You don’t need a crystal ball to predict that 2011 dealflow in the retail and consumer goods industries will look a lot like that of 2010. The combination of announced deals, such as Gymboree Corp. and J.Crew Group Inc., and rumored deals in everything from children and teen apparel to discounters to even nutritional retailers is courtesy, in large part, to the return of consumer confidence.
But it is not back to business as usual for investors. A more careful examination of consumer-related industries reveals a fundamental shift in how and where consumers are spending their hard-earned dollars. The bottom line for investors? The diligence process going forward won’t be complete without more scrutiny of these underlying drivers, the new demands they place on retailers and the markers that a merchant is capable of meeting those demands.
In our work we’ve been able to identify those markers. In 2007 we began a process of trying to understand why certain retailers were being so successful versus their competition. Our research led us to realize that there is a set of fundamental principles critical for the success of all retailers as they enter an era of true consumer power. This consumer power is fueled by the rapid increase in the supply of products and goods as well as selling capacity (retail square footage, websites, etc.), combined with the acceleration and adoption of new technologies that further enable the consumer to have quicker, easier and smarter access to buying what they want whenever they want. The result is a changed retail landscape in which having a great product, developing a so-called brand and having a great price are no longer differentiators, but just the price of entry.
So what are the principles we think are so important? There are three we see as being critical. The first is the capacity to create an addictive consumer experience that is rooted in the entire business model of the retailer. Here one should think of the ability of retailers to drive consumers to their store or website on a regular basis by generating enthusiasm for the brand above and beyond the product itself. Examples abound of brands that do this well, including Lululemon Athletica Inc., Zara, H&M Hennes & Mauritz AB, Trader Joe’s, Gilt Groupe Inc. and Costco Wholesale Corp.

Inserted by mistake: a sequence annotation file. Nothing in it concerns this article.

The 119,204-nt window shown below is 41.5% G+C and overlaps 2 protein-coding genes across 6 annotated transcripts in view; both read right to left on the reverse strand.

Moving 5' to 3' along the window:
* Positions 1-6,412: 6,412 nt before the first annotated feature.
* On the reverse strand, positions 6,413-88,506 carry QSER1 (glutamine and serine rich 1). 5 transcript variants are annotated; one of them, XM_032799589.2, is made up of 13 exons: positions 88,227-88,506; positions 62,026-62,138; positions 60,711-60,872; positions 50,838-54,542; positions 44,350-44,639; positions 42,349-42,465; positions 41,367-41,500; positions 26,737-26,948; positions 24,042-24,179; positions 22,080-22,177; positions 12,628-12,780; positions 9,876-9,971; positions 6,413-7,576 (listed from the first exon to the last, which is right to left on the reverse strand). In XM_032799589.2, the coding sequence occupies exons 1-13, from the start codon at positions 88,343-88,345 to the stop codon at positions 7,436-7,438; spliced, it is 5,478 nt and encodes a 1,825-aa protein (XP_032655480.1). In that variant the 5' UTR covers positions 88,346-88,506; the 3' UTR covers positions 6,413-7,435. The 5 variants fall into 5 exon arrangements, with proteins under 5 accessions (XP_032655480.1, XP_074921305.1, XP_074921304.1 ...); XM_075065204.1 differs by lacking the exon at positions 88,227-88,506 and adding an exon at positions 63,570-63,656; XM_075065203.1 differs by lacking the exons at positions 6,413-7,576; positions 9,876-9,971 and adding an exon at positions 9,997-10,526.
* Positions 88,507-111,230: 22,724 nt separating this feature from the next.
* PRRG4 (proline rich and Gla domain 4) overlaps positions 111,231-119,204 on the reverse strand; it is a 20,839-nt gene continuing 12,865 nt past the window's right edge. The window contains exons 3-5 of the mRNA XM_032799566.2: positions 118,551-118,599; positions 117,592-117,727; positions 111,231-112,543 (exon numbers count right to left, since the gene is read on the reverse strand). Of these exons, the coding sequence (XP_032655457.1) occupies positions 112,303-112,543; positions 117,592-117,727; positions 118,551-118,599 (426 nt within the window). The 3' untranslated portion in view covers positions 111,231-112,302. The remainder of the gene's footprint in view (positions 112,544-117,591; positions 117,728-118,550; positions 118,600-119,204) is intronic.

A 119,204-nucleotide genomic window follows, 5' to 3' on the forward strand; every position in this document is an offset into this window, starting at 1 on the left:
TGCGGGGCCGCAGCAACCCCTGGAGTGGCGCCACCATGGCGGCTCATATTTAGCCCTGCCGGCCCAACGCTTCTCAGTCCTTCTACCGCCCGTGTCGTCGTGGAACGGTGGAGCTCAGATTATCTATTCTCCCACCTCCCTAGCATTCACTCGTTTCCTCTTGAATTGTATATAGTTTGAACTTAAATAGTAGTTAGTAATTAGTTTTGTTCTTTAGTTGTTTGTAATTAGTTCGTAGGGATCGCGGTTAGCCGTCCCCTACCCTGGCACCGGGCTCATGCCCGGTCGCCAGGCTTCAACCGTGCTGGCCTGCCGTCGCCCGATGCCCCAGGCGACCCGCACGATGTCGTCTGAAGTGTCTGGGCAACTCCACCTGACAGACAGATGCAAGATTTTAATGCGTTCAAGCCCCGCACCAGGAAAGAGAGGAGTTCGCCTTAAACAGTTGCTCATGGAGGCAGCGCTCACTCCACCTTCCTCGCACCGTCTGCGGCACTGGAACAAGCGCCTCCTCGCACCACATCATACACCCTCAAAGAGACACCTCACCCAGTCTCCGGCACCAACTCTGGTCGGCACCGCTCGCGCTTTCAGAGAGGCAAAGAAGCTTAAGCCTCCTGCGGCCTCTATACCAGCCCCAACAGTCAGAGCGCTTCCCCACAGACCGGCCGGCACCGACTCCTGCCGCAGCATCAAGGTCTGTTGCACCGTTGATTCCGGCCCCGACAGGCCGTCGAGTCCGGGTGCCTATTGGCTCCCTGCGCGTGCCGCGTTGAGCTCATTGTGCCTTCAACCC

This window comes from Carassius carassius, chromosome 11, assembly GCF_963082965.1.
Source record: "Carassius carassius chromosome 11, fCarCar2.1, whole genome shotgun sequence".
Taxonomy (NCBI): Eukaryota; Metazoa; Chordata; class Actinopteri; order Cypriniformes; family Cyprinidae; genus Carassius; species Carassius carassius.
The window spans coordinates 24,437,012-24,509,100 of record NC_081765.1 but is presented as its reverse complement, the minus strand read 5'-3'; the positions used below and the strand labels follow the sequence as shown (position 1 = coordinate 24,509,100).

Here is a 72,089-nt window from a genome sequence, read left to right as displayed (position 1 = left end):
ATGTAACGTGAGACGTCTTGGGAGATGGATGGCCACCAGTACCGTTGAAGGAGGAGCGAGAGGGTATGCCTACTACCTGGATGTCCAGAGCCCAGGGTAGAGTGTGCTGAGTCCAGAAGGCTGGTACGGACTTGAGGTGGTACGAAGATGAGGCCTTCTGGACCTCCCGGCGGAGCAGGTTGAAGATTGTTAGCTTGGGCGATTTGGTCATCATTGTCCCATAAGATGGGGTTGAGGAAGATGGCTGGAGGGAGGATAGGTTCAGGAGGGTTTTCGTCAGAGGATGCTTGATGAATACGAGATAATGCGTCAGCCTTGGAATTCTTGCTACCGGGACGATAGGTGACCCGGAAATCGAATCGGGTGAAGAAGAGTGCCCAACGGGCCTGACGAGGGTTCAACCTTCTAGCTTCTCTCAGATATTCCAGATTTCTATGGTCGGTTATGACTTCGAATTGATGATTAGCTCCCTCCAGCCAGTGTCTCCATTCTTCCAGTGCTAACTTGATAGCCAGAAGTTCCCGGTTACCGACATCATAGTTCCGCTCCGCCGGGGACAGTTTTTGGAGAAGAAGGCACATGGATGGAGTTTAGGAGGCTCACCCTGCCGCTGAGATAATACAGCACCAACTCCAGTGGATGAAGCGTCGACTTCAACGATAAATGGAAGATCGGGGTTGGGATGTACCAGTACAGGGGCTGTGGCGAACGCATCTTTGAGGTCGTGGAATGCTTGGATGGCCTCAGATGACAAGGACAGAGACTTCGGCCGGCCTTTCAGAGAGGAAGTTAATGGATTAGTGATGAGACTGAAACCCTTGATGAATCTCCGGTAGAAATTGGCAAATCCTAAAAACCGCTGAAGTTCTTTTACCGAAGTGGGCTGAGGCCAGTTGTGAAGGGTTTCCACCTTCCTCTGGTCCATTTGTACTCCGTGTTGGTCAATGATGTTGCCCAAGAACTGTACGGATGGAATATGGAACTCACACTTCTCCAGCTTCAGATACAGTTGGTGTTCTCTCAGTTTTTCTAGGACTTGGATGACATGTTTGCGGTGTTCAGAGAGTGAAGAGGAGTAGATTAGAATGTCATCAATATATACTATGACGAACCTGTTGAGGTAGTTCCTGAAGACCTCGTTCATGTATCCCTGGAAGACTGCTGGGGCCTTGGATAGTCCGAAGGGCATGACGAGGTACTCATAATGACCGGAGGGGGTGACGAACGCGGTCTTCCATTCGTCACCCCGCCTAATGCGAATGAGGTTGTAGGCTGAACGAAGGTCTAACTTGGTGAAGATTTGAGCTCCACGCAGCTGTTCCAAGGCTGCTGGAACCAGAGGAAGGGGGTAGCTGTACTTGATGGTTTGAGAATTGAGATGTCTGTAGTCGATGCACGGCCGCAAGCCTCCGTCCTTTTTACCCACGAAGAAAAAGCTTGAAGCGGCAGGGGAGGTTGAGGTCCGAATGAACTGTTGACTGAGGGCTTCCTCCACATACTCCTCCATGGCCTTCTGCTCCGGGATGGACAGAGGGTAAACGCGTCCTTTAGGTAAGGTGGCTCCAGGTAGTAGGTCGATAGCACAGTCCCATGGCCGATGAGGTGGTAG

The second critical principle is the ability to pre-emptively distribute one’s products ahead of the competition. In other words, retailers need to utilize all distribution platforms in a manner that is seamless and engaging for that particular distribution platform — whether it is a website, a mobile application, a catalog, a pop-up store or a traditional brick-and-mortar store. Obviously, with the nexus of highest growth having shifted overseas, there is also an increased urgency for global distribution.
However, it is in the third principle that we see the impact on where the dollars are being invested and the diligence issues are being pursued. Our studies indicate that the other principles cannot be effectively executed without a superb operating model that underlies them. Over and over again we saw those companies that were thriving were building a business model that gave them increasing control over their entire value chain (from product design through sales and even consumption).
The leaders who were able to achieve this excelled in three areas. First, they were better at collaborating: with their customers, their vendors and cross-functionally. Second, they were better at decision-making. The companies that were thriving in the sector consistently shrank their organizational blockages and improved their product development cycle times, their processing of customer feedback, and their ability to open new distribution points (that is, pop-up stores, new formats, etc.) and to respond to external shocks (that is, commodities inflation) as quickly as possible. Finally, they had developed supply chains that rapidly and cost effectively moved products from multiple sourcing points into their distribution centers and stores. The initiatives in which they lead include cross-docking, hybrid distribution models and building in excess capacity to enable rapid-fire fulfillment.